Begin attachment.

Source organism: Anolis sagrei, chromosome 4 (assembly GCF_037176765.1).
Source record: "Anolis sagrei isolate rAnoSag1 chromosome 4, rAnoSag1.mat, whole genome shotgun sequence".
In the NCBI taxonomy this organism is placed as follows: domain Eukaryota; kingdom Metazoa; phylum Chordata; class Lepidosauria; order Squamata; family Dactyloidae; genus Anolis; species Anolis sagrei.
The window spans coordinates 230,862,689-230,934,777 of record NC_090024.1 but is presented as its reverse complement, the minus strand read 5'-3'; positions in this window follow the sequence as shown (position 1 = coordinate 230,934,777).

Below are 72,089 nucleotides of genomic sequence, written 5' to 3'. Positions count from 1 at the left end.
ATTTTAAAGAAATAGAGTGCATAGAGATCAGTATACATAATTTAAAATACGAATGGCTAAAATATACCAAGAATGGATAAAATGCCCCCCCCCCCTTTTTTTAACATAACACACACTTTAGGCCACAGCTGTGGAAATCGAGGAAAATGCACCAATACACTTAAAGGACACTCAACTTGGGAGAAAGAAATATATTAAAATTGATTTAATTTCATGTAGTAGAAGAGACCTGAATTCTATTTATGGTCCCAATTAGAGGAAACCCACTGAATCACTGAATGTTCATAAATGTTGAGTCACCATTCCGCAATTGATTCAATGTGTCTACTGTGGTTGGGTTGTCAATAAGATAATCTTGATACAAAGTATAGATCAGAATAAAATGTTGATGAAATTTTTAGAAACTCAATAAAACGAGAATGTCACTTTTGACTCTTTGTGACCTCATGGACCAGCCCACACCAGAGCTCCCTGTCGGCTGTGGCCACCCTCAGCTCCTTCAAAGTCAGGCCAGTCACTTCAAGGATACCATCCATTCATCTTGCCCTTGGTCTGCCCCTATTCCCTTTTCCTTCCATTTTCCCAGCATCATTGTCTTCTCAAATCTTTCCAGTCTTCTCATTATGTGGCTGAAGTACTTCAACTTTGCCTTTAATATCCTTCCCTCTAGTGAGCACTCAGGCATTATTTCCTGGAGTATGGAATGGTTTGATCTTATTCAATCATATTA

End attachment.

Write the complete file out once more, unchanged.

Source organism: Anolis sagrei, chromosome 4 (assembly GCF_037176765.1).
Source record: "Anolis sagrei isolate rAnoSag1 chromosome 4, rAnoSag1.mat, whole genome shotgun sequence".
In the NCBI taxonomy this organism is placed as follows: domain Eukaryota; kingdom Metazoa; phylum Chordata; class Lepidosauria; order Squamata; family Dactyloidae; genus Anolis; species Anolis sagrei.
The window spans coordinates 230,862,689-230,934,777 of record NC_090024.1 but is presented as its reverse complement, the minus strand read 5'-3'; positions in this window follow the sequence as shown (position 1 = coordinate 230,934,777).

Below are 72,089 nucleotides of genomic sequence, written 5' to 3'. Positions count from 1 at the left end.
ATTTTAAAGAAATAGAGTGCATAGAGATCAGTATACATAATTTAAAATACGAATGGCTAAAATATACCAAGAATGGATAAAATGCCCCCCCCCCCTTTTTTTAACATAACACACACTTTAGGCCACAGCTGTGGAAATCGAGGAAAATGCACCAATACACTTAAAGGACACTCAACTTGGGAGAAAGAAATATATTAAAATTGATTTAATTTCATGTAGTAGAAGAGACCTGAATTCTATTTATGGTCCCAATTAGAGGAAACCCACTGAATCACTGAATGTTCATAAATGTTGAGTCACCATTCCGCAATTGATTCAATGTGTCTACTGTGGTTGGGTTGTCAATAAGATAATCTTGATACAAAGTATAGATCAGAATAAAATGTTGATGAAATTTTTAGAAACTCAATAAAACGAGAATGTCACTTTTGACTCTTTGTGACCTCATGGACCAGCCCACACCAGAGCTCCCTGTCGGCTGTGGCCACCCTCAGCTCCTTCAAAGTCAGGCCAGTCACTTCAAGGATACCATCCATTCATCTTGCCCTTGGTCTGCCCCTATTCCCTTTTCCTTCCATTTTCCCAGCATCATTGTCTTCTCAAATCTTTCCAGTCTTCTCATTATGTGGCTGAAGTACTTCAACTTTGCCTTTAATATCCTTCCCTCTAGTGAGCACTCAGGCATTATTTCCTGGAGTATGGAATGGTTTGATCTTATTCAATCATATTA